FRONTENAC, Kan. —
As the crow flies, it’s more than 5,500 miles from Frontenac to Sochi, Russia.
But for fourth-graders studying the Olympic Games this month, the distance didn’t seem quite so great Thursday: A native Russian and an American faculty member at Pittsburg State University who has been a frequent traveler there shared with them the country’s language, culture, food and traditional dress.
Debbie Restivo, a longtime teacher at Frontenac’s Frank Layden Elementary School, has for many years used the Olympics as a focus of cross-curricular study.
“We’re able to use it to introduce project-based learning, to learn geography, math, science, reading — so many things,” Restivo said.
She was thrilled to find out from Susan Knell, an education teacher at PSU who has led trips to Russia seven times, that her former host student, Anya Rogacheva, would be in Kansas this month.
“To be able to meet a Russian and learn from her in person was just icing on the cake,” Restivo said.
Knell and Rogacheva agreed to spend time with Restivo’s class and the fourth-grade class of teacher Angela Siebuhr.
Knell’s fascination with Russia was sparked by a colleague, Tatiana Sildus, a native of Russia who joined the faculty at PSU several years ago. About that time, Pittsburg High School’s exchange program presented an opportunity for Knell’s daughter, Megan, to study in Russia, and for Knell to be the host for a Russian student.
Knell began leading study-abroad trips to Russia with students, faculty members and area residents, and she returned six more times.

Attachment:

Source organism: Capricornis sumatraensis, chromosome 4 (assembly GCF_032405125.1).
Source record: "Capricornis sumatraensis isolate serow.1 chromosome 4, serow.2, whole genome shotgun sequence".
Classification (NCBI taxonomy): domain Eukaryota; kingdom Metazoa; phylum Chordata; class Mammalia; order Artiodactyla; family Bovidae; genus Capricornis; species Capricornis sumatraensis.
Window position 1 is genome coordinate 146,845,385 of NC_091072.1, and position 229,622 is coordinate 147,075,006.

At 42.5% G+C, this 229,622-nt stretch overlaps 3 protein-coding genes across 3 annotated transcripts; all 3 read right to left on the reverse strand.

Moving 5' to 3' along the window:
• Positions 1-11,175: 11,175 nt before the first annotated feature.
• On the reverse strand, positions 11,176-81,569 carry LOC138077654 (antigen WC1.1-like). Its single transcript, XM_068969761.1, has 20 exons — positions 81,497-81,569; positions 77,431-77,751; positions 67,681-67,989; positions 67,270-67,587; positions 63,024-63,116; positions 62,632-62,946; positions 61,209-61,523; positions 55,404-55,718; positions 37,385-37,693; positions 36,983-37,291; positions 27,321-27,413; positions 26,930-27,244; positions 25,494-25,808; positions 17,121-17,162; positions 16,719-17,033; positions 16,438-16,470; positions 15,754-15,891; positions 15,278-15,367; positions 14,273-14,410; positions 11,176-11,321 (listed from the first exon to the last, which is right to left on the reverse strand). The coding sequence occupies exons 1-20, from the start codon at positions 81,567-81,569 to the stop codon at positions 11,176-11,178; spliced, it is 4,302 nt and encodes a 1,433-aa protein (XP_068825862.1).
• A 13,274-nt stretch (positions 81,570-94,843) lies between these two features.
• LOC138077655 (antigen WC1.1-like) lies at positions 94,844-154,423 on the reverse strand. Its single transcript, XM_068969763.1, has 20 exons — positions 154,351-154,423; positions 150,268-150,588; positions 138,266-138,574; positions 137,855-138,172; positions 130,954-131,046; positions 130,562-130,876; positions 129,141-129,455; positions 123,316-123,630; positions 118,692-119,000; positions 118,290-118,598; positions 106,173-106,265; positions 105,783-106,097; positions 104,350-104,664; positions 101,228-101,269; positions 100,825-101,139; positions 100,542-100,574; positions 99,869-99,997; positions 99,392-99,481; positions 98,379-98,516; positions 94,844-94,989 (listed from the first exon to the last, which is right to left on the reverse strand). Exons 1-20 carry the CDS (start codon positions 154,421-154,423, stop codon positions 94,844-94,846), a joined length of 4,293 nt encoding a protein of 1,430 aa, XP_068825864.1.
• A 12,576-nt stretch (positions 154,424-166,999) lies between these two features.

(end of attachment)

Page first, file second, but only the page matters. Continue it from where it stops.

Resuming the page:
“It was such an eye-opener, to get beyond our little world here in Southeast Kansas,” she said.
On one such trip, Knell met Rogacheva’s mother, a fellow educator who expressed a desire for her daughter to be able to study for a semester in America. Anya Rogacheva got her chance in 2005, when Knell suggested PSU and became her host parent.
They became such close friends that Knell still stays in touch with and sees Rogacheva’s mother, and she welcomed the chance for her daughter to again visit this month.
In addition to artifacts she picked up on her travels, Knell shared with the fourth-graders a slide show of the landmarks of Russia, including Moscow’s Kremlin and St. Basil’s Cathedral. Rogacheva explained the history and significance of each of the buildings.
Student Coy Medlin said he was surprised to see a photo of a McDonald’s in Russia, where the line of customers was out the door.
“I didn’t know they had those there,” he said. “It’s fun to learn about different places and cultures.”
Knell also shared photos of children in Russia, impressing upon the Kansas fourth-graders the similarities they share and that “kids are kids, wherever you are.”
So much so that when Rogacheva read aloud a classic Russian children’s picture book, “Kolobok,” in her native language, the children found they could follow the story line. It was very similar to an American tale they’d grown up with: “The Gingerbread Man.”
“The kolobok — a little pie or cake — gets up off the table and escapes from the babushka’s home,” Rogacheva explained.
The students also delighted in the differences in Russian culture, including the hats, headdresses, aprons and tunics that Rogacheva helped them try on; the handmade wooden toys that are in stark contrast to many of the plastic playthings American children use; and the food, which included tastes of a gingerbread-like treat and of small, hard rings of bread.
Ironically, Rogacheva came to the U.S. just as the Olympics were beginning in her country, and she won’t return until after the games are over. But the fourth-graders can tell her anything she needs to know: They’re watching the medal count, keeping track of what time it is in Russia, and logging on to three Olympics websites frequently to monitor the athletes and the sports on which they each chose to focus.
THE FOURTH-GRADE CLASSES also are doing math lessons using rubles — a unit of currency in Russia — and will read and make a cake based on Patricia Polacco’s book “Thunder Cake.” Understanding other cultures, their teachers said, helps promote world peace.